Why don’t we see this, though? Why do these descriptions sound backward, like “twisting Scripture,” to a majority of Christians? Most assume the exhortations for women to practice submission imply a “complementary” exhortation for men to exercise authority, even when the texts explicitly call for both parties to submit (Eph. 5:21, Col. 3:19, 1 Peter 3:7). Why do we read Paul’s prohibition against female domineering in 1 Timothy 2 as a de facto endorsement of male dominance and authority? We fail to see what’s right in front of us and instead see what isn’t there.
Nowhere in the entire New Testament is a man told to exercise authority over a woman. In fact, nowhere in the Bible is any Christ-follower told to exercise authority, period. Jesus’ followers are called—no, commanded—to lay down their status and authority on behalf of others. Every Christian is to practice submission and to refrain from seeking power, whether slaves or masters, men or women.
The complementarian idea that women are to submit while men are to exercise authority is counter to the center of New Testament theology. It’s a kind of social ideology that simply doesn’t fit any more than gentile exclusion or slavery.
As we see in Acts, it took the church awhile to come to terms with the full acceptance, liberation, and inclusion of Gentiles. It took most of church history before the Western church unilaterally agreed that slavery was anti-Christian. Yet here we are well into the twenty-first century waiting for the church to accept the liberation of women as fully empowered members of the church and society.
This travesty is only possible, let alone popular, because Christ’s revolutionary treatment of power has been unjustly erased from Christian theology. How and why this happened is a long story, but as we see in the above examples of Philemon and the Corinthians, Jesus’ Way of Power has always been a narrow road that few choose to tread (Matt. 7:13-14).
In Jesus’ day, the poor and oppressed flocked to Jesus’ vision but many of the rich and powerful rejected it. The church blossomed and spread among the poor and marginalized, especially among women.
But in the fourth century, the church jumped at the opportunity to partner with Constantine’s imperial power, and Augustine began to work out a theology of the empire, a Christianity of power. Since then, Western Christianity has struggled with the contradiction in this Christianity of power, a religious invention built on ideals, assumptions, and demographics opposite the revolutionary Kingdom of God.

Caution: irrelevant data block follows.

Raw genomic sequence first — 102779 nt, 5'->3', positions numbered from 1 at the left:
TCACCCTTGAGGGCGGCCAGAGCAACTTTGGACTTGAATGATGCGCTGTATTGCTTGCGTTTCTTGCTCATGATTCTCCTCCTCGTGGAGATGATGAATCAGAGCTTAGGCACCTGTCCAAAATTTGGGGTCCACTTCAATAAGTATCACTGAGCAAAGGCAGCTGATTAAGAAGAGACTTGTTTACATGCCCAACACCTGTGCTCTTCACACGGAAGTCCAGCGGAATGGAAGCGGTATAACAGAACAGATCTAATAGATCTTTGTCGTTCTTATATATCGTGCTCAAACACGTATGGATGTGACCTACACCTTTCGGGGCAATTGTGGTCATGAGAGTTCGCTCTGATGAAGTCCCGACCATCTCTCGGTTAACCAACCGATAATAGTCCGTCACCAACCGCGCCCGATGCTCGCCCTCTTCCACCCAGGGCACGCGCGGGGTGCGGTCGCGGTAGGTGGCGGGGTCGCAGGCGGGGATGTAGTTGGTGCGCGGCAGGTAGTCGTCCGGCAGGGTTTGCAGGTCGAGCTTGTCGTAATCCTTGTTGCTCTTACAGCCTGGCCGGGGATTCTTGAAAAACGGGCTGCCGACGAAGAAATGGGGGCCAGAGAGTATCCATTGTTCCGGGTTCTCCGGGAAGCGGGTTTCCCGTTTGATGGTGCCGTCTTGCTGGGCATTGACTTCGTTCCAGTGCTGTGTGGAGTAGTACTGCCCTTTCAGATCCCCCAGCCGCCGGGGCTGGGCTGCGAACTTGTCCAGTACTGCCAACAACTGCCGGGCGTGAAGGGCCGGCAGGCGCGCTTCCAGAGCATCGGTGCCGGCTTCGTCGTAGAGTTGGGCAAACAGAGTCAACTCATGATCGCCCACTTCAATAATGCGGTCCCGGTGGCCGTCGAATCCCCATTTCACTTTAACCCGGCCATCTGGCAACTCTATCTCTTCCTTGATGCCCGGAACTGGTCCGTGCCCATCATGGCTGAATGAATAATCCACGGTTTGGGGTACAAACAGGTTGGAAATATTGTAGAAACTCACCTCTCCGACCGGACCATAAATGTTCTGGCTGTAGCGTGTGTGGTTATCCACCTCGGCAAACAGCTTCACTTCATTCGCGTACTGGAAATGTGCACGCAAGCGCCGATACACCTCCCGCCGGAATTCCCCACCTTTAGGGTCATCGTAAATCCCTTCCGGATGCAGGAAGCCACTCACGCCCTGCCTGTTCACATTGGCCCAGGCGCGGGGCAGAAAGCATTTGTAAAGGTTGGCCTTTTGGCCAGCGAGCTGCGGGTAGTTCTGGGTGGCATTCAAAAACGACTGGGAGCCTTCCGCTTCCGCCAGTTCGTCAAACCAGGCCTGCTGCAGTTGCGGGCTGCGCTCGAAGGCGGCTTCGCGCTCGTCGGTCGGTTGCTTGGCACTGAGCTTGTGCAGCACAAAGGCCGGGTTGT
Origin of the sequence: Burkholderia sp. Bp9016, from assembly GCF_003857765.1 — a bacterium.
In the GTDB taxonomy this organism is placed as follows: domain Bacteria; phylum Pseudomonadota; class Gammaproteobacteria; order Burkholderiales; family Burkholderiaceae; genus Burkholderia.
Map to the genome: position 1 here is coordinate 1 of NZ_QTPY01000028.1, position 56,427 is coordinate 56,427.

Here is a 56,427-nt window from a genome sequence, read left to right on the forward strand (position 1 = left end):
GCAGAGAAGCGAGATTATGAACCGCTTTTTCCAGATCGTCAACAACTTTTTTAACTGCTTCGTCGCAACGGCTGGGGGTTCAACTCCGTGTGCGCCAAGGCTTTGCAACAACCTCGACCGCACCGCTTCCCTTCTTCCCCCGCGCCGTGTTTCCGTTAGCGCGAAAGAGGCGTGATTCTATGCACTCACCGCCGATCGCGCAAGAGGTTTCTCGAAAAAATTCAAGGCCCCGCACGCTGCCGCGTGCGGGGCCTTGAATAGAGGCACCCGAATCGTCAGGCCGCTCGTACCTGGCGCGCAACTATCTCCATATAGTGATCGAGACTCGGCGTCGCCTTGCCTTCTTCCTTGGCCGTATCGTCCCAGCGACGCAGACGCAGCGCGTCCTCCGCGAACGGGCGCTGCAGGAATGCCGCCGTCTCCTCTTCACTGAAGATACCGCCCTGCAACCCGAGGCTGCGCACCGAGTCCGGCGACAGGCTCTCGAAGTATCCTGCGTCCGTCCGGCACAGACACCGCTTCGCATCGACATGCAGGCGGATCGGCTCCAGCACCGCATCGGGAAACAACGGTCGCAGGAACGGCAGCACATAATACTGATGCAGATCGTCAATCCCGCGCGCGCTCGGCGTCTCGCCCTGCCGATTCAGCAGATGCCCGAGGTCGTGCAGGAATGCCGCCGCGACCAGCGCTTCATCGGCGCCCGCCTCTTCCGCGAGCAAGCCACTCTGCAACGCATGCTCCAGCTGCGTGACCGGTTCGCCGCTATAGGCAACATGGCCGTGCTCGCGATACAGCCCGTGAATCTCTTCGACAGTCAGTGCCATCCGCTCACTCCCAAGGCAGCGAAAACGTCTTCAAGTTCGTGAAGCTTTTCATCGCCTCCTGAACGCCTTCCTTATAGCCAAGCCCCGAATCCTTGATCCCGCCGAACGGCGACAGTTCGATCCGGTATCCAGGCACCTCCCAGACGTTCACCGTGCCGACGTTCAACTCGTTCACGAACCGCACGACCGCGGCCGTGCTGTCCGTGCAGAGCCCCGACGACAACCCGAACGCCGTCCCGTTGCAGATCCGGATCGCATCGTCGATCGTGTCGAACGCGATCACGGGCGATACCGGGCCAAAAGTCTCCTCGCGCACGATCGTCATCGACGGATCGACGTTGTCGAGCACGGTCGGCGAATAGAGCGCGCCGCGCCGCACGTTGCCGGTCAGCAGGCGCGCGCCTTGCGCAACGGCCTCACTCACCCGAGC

This has produced an obvious distortion in discipleship, seen for example in the moral contradictions of today’s white evangelicalism. It’s also left a gaping hermeneutic hole in our ability to interpret the Bible itself. We’ve been taught to filter the very essence of Christ’s teachings as dangerous “Marxism,” “progressivism,” “the social justice gospel,” and the list goes on. The result is a religion of the status quo that supports social hierarchy and privilege rather than subverts it.
Again, complementarian theology is one of the most grievous consequences as it continues to deny women the full socio-political outworking of the gospel. The unfettered Christian call to give up hierarchical power would’ve easily and naturally led the church to be a champion of women’s equality rather than a defender of patriarchy. However, robbed of a truly Christian view of power, Western Christians have been handed a gospel with a glaring hole in it.
Of course, we might fault Paul for writing letters that are too easily misunderstood, but when people read the New Testament with an eye liberated and trained by Jesus’ treatment of power, the validity of egalitarian interpretations becomes blindingly obvious. Complementarian ideology begins to stand out like a sore thumb, unbefitting of Jesus’ church.
Sadly, the endorsement of gender hierarchy may not even be the most devastating result of this missing link. A Christianity of power allows for the unjust perpetuation of male dominance and that perpetuation further validates the false Christianity of power. In other words, it hurts women the most, but it distorts Christianity for everyone.
A religion that tells you to act as the spiritual head of your wife is antithetical to the faith that tells you to seek the lowest seat at the table. We must choose, and most have chosen the impostor religion, leaving the real Christianity behind.
And, if we believe Jesus’ promise that the first will be last and the last will be first (Matt. 20:16 et al), then it’s actually authoritarian men who stand to lose most from complementarian religion. Like Philemon, they risk being ineffective in their faith because they refuse to lay down privilege to elevate others. They are positioned like Lazarus’ rich neighbor to hear not, “Good and faithful servant” (Matt. 25:21 et al), but rather, “Son, remember that in your lifetime you received your good things, while Lazarus received bad things, but now he is comforted here and you are in agony” (Luke 16:25).